Although the Trump Administration’s announcement of the “Affordable Clean Energy” proposal made major headlines last week, raising concerns about the impacts on clean air, clean energy and climate change, state victories for clean energy continue unabated.
In fact, numerous states continue to forge full speed ahead on clean energy policy, and many have doubled down on their efforts. In addition to the California State Assembly’s passage of the ambitious 100% renewable energy by 2045 legislation, two other quiet regulatory victories recently hit the streets.
Within a week of each other, both Maryland and Minnesota adopted more nuanced regulatory reforms that will increase clean energy access for more consumers, while supporting clean energy jobs and investments. From the trenches, the Interstate Renewable Energy Council (IREC) offers a ground-level view of these two important state regulatory reform efforts.
On September 5th, the Maryland Public Service Commission approved long-awaited interconnection reforms, as part of rulemaking 61, to improve the grid connection process for customers investing in and adopting Distributed Energy Resources (DERs). These revisions to outdated standards will make connecting renewable energy to the grid faster and more cost-effective, while also creating new pathways for energy storage to connect to the grid.
One thousand miles to the northwest, the Minnesota Public Utilities Commission joined a handful of states requiring utilities to implement a new, proactive planning paradigm—called Integrated Distribution Planning, or IDP—to prepare the grid for increasing penetrations of DERs and optimize their benefits. The August 30th order from the Minnesota commission (in Docket 18-251 – In the Matter of Distribution System Planning for Xcel Energy) sets out a comprehensive IDP framework for the state’s largest utility, Xcel Energy (Xcel). It contains ambitious goals, including enabling greater customer engagement, empowerment, and options for energy services and optimizing the electricity grid assets and resources.
For both Maryland and Minnesota, these regulatory reforms represent a significant step forward in both state’s efforts to modernize the grid and encourage cleaner, low-carbon energy resources. In these and virtually all states, such in-the-weeds regulatory reforms rarely make headlines. But they are keeping the clean energy train on track across the country.
Details of Maryland’s Interconnection Improvements
Maryland’s interconnection reform efforts were initiated in September 2016, as part of Public Conference 44 (“PC 44”) – Transforming the Distribution System, which was a required condition to the Exelon/Pepco merger. The scope of PC 44 covers numerous topics, including rate design, electric vehicles, competitive markets, interconnection processes, energy storage and distribution system planning. IREC was engaged from the outset of the effort on interconnection, working with Maryland’s numerous utilities, the Center for Renewables Integration, SunRun, Pace Climate and Energy Center, and the Energy Storage Association (among others) to advance reforms to the state’s outdated interconnection standards.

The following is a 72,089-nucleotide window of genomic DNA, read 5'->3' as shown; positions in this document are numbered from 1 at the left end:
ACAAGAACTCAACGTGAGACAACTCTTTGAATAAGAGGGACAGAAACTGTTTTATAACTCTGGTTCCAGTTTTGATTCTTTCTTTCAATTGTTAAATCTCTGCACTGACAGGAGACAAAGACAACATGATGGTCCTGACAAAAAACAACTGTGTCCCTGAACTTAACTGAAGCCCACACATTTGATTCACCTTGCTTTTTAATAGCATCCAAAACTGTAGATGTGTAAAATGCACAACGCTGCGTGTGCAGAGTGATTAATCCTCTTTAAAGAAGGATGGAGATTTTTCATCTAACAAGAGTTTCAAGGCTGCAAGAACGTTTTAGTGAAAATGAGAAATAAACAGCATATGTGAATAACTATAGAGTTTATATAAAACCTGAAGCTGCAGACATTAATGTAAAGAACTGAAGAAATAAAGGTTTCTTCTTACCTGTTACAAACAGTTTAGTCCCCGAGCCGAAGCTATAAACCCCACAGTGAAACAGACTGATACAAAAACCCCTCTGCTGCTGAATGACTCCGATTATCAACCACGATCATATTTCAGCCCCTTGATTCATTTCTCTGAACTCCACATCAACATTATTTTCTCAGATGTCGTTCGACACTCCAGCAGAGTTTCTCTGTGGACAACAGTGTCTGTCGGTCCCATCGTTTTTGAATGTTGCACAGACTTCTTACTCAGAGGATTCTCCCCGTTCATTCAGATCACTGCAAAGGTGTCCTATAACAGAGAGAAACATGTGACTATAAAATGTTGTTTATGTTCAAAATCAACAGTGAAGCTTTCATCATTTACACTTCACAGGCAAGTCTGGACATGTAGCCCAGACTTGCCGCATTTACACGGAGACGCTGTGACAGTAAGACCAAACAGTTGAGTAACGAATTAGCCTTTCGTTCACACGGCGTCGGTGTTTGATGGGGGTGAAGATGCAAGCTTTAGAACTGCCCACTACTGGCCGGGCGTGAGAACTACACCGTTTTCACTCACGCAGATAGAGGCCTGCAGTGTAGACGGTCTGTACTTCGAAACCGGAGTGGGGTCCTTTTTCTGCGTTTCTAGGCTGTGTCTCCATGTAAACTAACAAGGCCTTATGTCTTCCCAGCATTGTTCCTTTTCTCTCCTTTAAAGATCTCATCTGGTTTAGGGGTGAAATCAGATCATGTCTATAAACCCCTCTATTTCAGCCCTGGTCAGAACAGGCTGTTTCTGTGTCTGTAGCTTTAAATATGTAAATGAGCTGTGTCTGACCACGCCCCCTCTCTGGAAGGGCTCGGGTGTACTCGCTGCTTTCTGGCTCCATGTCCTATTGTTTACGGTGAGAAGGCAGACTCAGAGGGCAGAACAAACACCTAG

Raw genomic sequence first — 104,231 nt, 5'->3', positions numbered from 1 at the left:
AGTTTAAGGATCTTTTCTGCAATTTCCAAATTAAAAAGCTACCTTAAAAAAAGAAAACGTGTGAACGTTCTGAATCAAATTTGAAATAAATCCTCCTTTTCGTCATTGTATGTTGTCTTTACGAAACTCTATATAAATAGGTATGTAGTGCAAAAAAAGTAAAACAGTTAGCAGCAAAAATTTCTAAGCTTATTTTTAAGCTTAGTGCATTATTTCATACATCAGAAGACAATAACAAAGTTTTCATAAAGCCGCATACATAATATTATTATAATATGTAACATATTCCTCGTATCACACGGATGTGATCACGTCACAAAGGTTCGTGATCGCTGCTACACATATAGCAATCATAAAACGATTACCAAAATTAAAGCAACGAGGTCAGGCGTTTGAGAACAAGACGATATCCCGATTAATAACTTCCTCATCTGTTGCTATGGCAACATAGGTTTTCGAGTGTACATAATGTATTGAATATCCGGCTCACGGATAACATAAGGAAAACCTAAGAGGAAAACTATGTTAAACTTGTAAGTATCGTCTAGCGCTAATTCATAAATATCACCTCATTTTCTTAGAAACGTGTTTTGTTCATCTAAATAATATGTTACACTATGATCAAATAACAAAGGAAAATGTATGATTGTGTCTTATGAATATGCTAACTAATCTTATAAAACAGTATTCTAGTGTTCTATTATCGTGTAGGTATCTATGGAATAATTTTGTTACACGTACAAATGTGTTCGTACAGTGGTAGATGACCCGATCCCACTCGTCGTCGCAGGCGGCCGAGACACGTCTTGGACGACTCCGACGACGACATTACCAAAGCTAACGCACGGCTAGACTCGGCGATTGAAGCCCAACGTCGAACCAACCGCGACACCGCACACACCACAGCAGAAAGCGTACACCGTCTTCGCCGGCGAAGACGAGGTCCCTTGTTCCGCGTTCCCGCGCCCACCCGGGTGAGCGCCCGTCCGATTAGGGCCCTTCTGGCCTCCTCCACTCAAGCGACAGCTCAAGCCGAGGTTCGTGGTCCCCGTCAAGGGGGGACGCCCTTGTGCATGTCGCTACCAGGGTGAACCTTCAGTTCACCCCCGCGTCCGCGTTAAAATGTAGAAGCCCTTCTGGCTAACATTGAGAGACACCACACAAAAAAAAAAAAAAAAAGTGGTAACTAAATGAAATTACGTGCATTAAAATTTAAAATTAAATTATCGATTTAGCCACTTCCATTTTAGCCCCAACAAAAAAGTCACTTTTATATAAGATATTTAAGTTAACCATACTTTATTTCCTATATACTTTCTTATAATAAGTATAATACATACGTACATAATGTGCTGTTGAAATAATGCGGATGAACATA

Although there was not consensus on all issues among parties and the regulations didn’t go quite as far as IREC would have liked, we applaud Maryland for taking an important step forward to support more cost-effective processes for consumers. The following key changes to the rules will make it easier, more cost-effective, and more transparent for customers to connect clean energy to the grid. Specifically, the rules:
- Add a new definition for energy storage devices, clarifying that energy storage devices are eligible to connect to the grid under the small generator interconnection rules. The commission declined to adopt additional language that would have clarified how and through what process energy storage projects will be evaluated in the interconnection process. These issues will be taken up further by the Working Group and determined in a phase II effort. Additional clarification surrounding energy storage will be key to ensuring Marylanders investing in energy storage do not run into costly and time-intensive delays connecting their projects to the grid.
- Increase the Level 1 size limit from 10 to 20 kw, which will facilitate streamlined interconnection of smaller projects that are unlikely to cause any safety or reliability issues or require grid upgrades.
- Remove the 10 MW limit on projects, such that any projects that fall within state jurisdiction connecting to the distribution system have a process through which they can be reviewed and studied.
- Adopt “pre-application reports” for projects over 20 kw, which will enable customers to request a report from their utility that provides details on the state of the grid at the proposed point of interconnection. This preliminary information allows customers to get a sense early in the process – before they make a large investment of time and money – whether a given project is likely to integrate into the grid at that location, without triggering major upgrades.
- Require the utilities to publish a public interconnection queue that enables customers to track the progress of interconnection projects.